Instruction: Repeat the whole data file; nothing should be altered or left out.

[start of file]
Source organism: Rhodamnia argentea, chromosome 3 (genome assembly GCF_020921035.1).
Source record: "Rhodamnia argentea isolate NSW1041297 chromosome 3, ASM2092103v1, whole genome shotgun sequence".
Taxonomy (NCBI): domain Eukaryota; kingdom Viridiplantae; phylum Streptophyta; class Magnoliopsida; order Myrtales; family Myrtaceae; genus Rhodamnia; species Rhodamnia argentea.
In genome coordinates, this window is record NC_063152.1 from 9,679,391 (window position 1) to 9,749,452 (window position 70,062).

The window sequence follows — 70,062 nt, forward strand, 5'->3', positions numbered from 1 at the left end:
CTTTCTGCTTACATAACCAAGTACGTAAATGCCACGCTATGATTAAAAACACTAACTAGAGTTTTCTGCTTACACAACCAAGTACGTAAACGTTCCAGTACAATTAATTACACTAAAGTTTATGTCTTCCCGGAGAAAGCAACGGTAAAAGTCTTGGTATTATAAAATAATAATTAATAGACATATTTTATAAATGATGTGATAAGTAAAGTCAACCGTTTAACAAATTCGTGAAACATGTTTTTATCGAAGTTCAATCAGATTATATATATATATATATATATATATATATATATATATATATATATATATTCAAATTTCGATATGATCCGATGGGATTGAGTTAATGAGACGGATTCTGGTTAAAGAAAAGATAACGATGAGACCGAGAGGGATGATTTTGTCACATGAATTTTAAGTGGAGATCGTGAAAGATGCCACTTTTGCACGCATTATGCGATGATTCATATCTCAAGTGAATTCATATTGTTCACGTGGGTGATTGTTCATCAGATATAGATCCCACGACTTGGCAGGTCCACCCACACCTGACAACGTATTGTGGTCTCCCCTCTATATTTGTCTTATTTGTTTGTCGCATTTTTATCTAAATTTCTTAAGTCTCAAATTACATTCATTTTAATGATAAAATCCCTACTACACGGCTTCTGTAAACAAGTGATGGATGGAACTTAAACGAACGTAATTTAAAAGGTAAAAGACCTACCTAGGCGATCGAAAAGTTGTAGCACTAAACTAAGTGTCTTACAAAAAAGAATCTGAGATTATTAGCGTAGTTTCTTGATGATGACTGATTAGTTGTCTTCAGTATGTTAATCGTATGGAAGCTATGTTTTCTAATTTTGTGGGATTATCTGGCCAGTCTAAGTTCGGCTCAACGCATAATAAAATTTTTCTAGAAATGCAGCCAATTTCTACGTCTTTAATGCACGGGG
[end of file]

Source organism: Rhodamnia argentea, chromosome 3 (genome assembly GCF_020921035.1).
Source record: "Rhodamnia argentea isolate NSW1041297 chromosome 3, ASM2092103v1, whole genome shotgun sequence".
Taxonomy (NCBI): domain Eukaryota; kingdom Viridiplantae; phylum Streptophyta; class Magnoliopsida; order Myrtales; family Myrtaceae; genus Rhodamnia; species Rhodamnia argentea.
In genome coordinates, this window is record NC_063152.1 from 9,679,391 (window position 1) to 9,749,452 (window position 70,062).

The window sequence follows — 70,062 nt, forward strand, 5'->3', positions numbered from 1 at the left end:
CTTTCTGCTTACATAACCAAGTACGTAAATGCCACGCTATGATTAAAAACACTAACTAGAGTTTTCTGCTTACACAACCAAGTACGTAAACGTTCCAGTACAATTAATTACACTAAAGTTTATGTCTTCCCGGAGAAAGCAACGGTAAAAGTCTTGGTATTATAAAATAATAATTAATAGACATATTTTATAAATGATGTGATAAGTAAAGTCAACCGTTTAACAAATTCGTGAAACATGTTTTTATCGAAGTTCAATCAGATTATATATATATATATATATATATATATATATATATATATATATATATATTCAAATTTCGATATGATCCGATGGGATTGAGTTAATGAGACGGATTCTGGTTAAAGAAAAGATAACGATGAGACCGAGAGGGATGATTTTGTCACATGAATTTTAAGTGGAGATCGTGAAAGATGCCACTTTTGCACGCATTATGCGATGATTCATATCTCAAGTGAATTCATATTGTTCACGTGGGTGATTGTTCATCAGATATAGATCCCACGACTTGGCAGGTCCACCCACACCTGACAACGTATTGTGGTCTCCCCTCTATATTTGTCTTATTTGTTTGTCGCATTTTTATCTAAATTTCTTAAGTCTCAAATTACATTCATTTTAATGATAAAATCCCTACTACACGGCTTCTGTAAACAAGTGATGGATGGAACTTAAACGAACGTAATTTAAAAGGTAAAAGACCTACCTAGGCGATCGAAAAGTTGTAGCACTAAACTAAGTGTCTTACAAAAAAGAATCTGAGATTATTAGCGTAGTTTCTTGATGATGACTGATTAGTTGTCTTCAGTATGTTAATCGTATGGAAGCTATGTTTTCTAATTTTGTGGGATTATCTGGCCAGTCTAAGTTCGGCTCAACGCATAATAAAATTTTTCTAGAAATGCAGCCAATTTCTACGTCTTTAATGCACGGGG